21. Former president of Japan's Toyota dies at 88 https://www.channelnewsasia.com/news/asiapacific/former-president-of-japan-s-toyota-dies-at-88-9838662 Toyota's former president Tatsuro Toyoda, who helped the Japanese auto giant establish a foothold in North America, has died at the age of 88, the company said Saturday. TOKYO: Toyota's former president Tatsuro Toyoda, who helped the Japanese auto giant establish a foothold in North America, has died at the age of 88, the company said Saturday (Jan 6). Toyoda, an uncle of current Toyota CEO Akio Toyoda, died of pneumonia on December 30, the firm said in a statement. His funeral has already been held and was attended by close relatives, but Toyota said it plans to hold a separate farewell ceremony. Toyoda joined the company - founded by his father Kiichiro Toyoda - in 1953 and in 1984 became the first president of a new firm formed by Toyota and General Motors. The California-based joint venture was part of Toyota's push to expand production and increase its share in the North American market. The plant produced nearly 8 million vehicles until its closure in 2010, according to the company. Toyoda served as Toyota president between 1992 and 1995. RIP
  22. The supposedly most ignorant places in the world have been named based on a survey of people's knowledge about their own country. The 2016 Index of Ignorance, produced by Ipsos MORI, includes information from 27,250 interviews of people aged 16 to 64 carried out between September and November 2016. Read more: http://goodyfeed.com/sporeans-ranked-one-ignorant-people-world/ Read even more: http://www.independent.co.uk/news/world/world-most-ignorant-countries-index-ipsos-mori-poll-survey-a7481196.html?cmpid=facebook-post
  23. Cook1234

    Why do people commit suicide?

    often we hear of news of people jumping or drowning to their deaths. y do people do it? i think mostly is either because of broken heart or broken wallet, ie either love or money problems. does anyone have any different views?
  24. I found this interesting read from one of the online article. Share with you guys and see what you all think. Why incompetent people often think they’re actually the best There’s a psychological phenomenon behind it: the Dunning-Kruger effect.Source: https://www.vox.com/science-and-health/2017/11/18/16670576/dunning-kruger-effect-video Maybe you’ve experienced this at school or work before: Dealing with someone who thinks he’s much better at his job than he really is. This can not only be really annoying, but it can lead to disaster as a group project is made much more difficult by someone’s unchecked ego. A new TED-Ed video, based on a lesson by psychologist David Dunning, dives into why this happens and why people are so bad at judging their skills in general, looking into the phenomenon known as the Dunning-Kruger effect. “Knowing how competent we are and how our skills stack up to other people’s is more than a self-esteem boost,” narrator Addison Anderson explained. “It helps us figure out when we can forge ahead on our own decisions and instincts and when we need, instead, to seek out advice.” “But,” Anderson added, “psychological research suggests that we’re not very good at evaluating ourselves accurately. In fact, we frequently overestimate our own abilities.” This is true “to a degree that violates the laws of math.” For example: “When software engineers at two companies were asked to rate their performance, 32 percent of the engineers at one company and 42 percent at the other put themselves in the top 5 percent.” So what’s going on here? There’s actually a reasonable explanation: “When psychologists Dunning and [Justin] Kruger first described the effect in 1999, they argued that people lacking knowledge and skill in particular areas suffer a double curse. First, they make mistakes and reach poor decisions. But second, those same knowledge gaps also prevent them from catching their errors. In other words, poor performers lack the very expertise needed to recognize how badly they’re doing.” For example, how can someone know he’s a bad writer if he doesn’t know even basic spelling and grammar rules? The good news is once people know they are bad at something — say, if they fail at a logic puzzle — they’ll typically admit to it. But some level of experience or expertise is needed for a person to come to that realization. “That may be why people with a moderate amount of experience or expertise often have less confidence in their abilities,” Addison said. “They know enough to know that there’s a lot they don’t know.” But knowledge can also lead to people overestimating others: “Experts tend to be aware of just how knowledgeable they are. But they often make a different mistake: They assume that everyone else is knowledgeable too.” “The result is that people, whether they’re inept or highly skilled, are often caught in a bubble of inaccurate self-perception,” Addison explained. “When they’re unskilled, they can’t see their own faults. When they’re exceptionally competent, they don’t perceive how unusual their abilities are.” There’s a way to prevent all of this: “First, ask for feedback from other people — and consider it, even if it’s hard to hear. Second, and more important, keep learning. The more knowledgeable we become, the less likely we are to have invisible holes in our competence.” Keep in mind this is all just one explanation for why and how incompetent people may overestimate themselves. For examples of other explanations, check out a good rundown by psychologist Tal Yarkoni.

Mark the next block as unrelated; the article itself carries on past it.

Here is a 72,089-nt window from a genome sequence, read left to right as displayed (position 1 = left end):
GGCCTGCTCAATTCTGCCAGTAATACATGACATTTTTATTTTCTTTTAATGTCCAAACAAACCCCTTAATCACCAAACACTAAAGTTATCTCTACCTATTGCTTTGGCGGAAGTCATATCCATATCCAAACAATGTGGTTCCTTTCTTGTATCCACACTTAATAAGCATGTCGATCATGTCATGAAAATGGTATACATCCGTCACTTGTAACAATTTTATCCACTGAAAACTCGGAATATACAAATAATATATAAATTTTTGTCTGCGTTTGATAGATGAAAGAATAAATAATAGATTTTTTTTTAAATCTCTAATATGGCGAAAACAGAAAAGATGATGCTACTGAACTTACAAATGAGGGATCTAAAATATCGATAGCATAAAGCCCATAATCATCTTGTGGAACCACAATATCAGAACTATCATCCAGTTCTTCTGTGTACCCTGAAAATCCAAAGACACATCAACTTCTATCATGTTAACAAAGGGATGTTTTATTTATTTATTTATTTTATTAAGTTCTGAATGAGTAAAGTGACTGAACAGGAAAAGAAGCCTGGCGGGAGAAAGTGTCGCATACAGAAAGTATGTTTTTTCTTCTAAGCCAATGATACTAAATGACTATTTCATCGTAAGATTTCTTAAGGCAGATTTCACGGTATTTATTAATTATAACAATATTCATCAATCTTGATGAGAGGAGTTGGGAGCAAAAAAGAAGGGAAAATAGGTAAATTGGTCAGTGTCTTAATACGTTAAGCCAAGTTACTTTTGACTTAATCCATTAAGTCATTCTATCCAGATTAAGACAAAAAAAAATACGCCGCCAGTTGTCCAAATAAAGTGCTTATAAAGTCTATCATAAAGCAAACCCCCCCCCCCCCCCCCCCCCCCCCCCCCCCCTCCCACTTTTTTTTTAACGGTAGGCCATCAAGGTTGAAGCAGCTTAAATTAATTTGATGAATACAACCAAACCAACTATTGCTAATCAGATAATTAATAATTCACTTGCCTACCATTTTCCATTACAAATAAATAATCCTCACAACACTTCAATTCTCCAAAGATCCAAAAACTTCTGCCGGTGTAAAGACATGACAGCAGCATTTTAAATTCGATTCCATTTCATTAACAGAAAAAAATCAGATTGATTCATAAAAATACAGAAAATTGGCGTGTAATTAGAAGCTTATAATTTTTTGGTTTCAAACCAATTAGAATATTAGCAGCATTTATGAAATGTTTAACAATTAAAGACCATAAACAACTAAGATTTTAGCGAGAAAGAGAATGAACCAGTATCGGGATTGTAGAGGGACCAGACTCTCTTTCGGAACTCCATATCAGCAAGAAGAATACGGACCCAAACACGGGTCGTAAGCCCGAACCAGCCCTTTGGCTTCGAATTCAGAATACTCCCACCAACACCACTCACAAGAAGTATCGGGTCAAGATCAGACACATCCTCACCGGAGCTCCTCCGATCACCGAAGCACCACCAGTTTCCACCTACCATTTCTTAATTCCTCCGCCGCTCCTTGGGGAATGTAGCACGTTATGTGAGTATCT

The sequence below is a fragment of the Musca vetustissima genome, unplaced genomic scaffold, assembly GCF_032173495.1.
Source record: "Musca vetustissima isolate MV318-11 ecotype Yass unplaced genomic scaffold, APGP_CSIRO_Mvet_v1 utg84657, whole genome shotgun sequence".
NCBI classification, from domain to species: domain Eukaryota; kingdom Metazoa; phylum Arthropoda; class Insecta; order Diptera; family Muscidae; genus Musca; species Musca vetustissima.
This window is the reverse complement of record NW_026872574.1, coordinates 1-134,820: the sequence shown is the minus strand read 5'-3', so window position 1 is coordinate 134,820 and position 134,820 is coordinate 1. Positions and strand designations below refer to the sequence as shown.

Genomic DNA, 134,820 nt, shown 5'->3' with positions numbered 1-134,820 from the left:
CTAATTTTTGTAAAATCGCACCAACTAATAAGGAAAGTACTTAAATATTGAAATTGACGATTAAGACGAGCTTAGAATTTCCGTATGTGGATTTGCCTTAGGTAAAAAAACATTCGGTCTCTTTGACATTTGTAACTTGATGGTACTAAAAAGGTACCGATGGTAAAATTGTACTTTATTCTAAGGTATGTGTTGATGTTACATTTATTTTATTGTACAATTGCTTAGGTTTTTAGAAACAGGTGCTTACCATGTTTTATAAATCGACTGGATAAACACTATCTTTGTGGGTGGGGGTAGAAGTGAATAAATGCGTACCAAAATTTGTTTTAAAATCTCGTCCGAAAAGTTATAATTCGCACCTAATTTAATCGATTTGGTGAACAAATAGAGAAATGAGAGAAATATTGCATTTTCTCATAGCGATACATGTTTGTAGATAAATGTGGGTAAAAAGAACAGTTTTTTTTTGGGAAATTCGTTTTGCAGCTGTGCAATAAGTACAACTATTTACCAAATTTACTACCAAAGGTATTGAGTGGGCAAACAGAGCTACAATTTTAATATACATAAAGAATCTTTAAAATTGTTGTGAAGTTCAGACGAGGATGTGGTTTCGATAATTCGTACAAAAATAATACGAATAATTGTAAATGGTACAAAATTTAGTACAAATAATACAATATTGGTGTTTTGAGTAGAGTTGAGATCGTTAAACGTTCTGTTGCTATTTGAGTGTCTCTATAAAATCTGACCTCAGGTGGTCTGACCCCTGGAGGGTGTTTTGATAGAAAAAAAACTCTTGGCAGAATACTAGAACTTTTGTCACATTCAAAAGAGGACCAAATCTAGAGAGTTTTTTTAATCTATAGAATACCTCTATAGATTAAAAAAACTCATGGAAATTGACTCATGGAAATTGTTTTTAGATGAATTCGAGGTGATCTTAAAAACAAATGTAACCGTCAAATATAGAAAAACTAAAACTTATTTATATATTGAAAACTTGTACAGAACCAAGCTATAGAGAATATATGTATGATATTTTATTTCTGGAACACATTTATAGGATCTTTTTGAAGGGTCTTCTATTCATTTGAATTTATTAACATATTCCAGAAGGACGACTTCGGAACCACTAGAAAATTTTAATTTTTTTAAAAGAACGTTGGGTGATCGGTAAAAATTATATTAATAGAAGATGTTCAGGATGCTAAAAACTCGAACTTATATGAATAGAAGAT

25. I am in my car and this guy who opens door and hit my side and he just look at me and did not apologize what do u guys do when u in this situation I park at public carpark within my own space nicely he park more to my side